New York interior designer Fawn Galli was eager to help a family create a simple home with a contemporary feel when they purchased a historic townhouse on the Upper East Side. Galli, who had previously worked with the clients on their downtown loft, says that with this project, “the most challenging thing was bringing light into a darker townhouse space.”
After a much-needed gut renovation by RSVP Architecture Studio (now called Combined Architecture and Interiors), Galli and senior designer Lisa Barglowski took the lead in reimagining the three-bedroom house. The pair expertly completed the task, adhering to a nature-inspired palette of pastel hues like mint and sky blue, with occasional pops of turquoise, mustard yellow and red rose.
There are also signs of cosmopolitan tastes. In the library, a vase by Italian ceramist Guido Gambone mingles with a Louis Philippe–style mirror and a Danish modern armchair, while custom sofas are upholstered in textiles collected by the couple on their many global adventures.
In one young daughter’s bedroom, red-and-white hand-flocked wallpaper by British designer Marthe Armitage is juxtaposed by rattan nightstands and the turn-of-20th-century home’s original white marble fireplace.
“The inspiration there was something subtle and refined and comfortable,” says Galli. “I worked with artisans to create the space, and that makes it more soulful.” Take a look at the rest of this singular family home.
Galli simply furnished the foyer with a three-seater bench by John Stuart — “the upholstery is very durable for a family,” she notes — along with silver coat hooks and a small piece of art. “It’s modern, but not at all cold,” she says of the Danish modern furniture the family collects.
Throw pillows upholstered in vintage textiles flank either side of a sofa covered in Rive Gauche Mohair fabric by Holland & Sherry. To bring in more light, Galli strategically placed a gilded Louis Philippe–style mirror on the mantle and commissioned Distinctive Windows to craft light-green drapes out of “silky” New Khmer fabric by Jim Thompson. The chandelier is by Lindsey Adelman.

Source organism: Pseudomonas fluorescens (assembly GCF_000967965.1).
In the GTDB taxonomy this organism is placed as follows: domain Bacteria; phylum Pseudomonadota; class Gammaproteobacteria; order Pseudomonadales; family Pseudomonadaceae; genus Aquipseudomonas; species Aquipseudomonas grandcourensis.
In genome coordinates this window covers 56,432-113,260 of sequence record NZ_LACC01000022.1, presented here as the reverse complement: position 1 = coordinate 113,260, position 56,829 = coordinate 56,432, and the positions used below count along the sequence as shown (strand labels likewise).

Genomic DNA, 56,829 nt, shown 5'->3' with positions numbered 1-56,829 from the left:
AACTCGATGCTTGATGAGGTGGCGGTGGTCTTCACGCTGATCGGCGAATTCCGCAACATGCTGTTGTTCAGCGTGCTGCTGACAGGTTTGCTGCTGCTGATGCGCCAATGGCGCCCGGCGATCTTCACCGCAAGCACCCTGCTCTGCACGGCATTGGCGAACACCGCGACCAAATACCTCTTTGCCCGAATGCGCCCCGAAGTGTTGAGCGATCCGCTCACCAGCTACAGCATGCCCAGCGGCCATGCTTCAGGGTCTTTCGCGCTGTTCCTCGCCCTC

With only one source of light coming in from a window, Galli chose a cool color palette to brighten the space. The vast collection of books, Danish modern armchair and side chair, along with the Bauhaus table lamp by Christian Dell, make this an ideal reading room.
The sparsely furnished kitchen has a warmth to it, thanks to its honey-colored cabinets. But the real stars of the show, aside from the knockout view of the garden, are the Beat pendant lights by Tom Dixon. “I liked their stylish, modern sensibility,” says Galli. She completed the island with counter stools covered in creamy white leather.
“This room is a good example of why the townhouse is not minimalistic,” says Galli, noting the family’s playful art paired with a 19th-century dining table, contemporary chairs and a hoop-shaped light fixture. “Not having too many objects in the mix helps.”
“The family travels around the world and wanted something ethnic” on the bathroom wall, says Galli. “I kept it subtle, so there’s a pattern but it lacks color.” The pedestal sink and Soane Britain’s Hand Beaten Circular mirror keep things “light, bright and elegant.”
Clematis Cherry Red wallpaper by Marthe Armitage for Hamilton Weston in the U.K. sets the mood for this enchanting girl’s bedroom, which Galli hoped would capture “the spirit and wonderment of childhood.”
The hand-flocked wallpaper struck her as poetic and dreamy, while the rattan furniture felt “sweet and charming.” With the white marble fireplace left finely intact, Galli made it a showpiece with a “dusty pink” backdrop.
Aside from the custom-upholstered chair by Carl Cederholm, the designers kept the master bedroom fairly quiet. A rug by Stark sits beneath a bed swathed in blue linens and “tried and true” brass sconces. The pillows were covered with textiles from the couple’s collection, providing a contrast to the textured wallpaper.
“It’s really a place where the family has dinner almost every night,” Galli says of the patio, which leads to the kitchen. To extend the home’s natural aesthetic, she sought to create a “warm, modern feeling with the blues and greens” and weather-resistant furniture. Here, a cluster of metal Sculptura side chairs by Russell Woodard surround a teak dining table.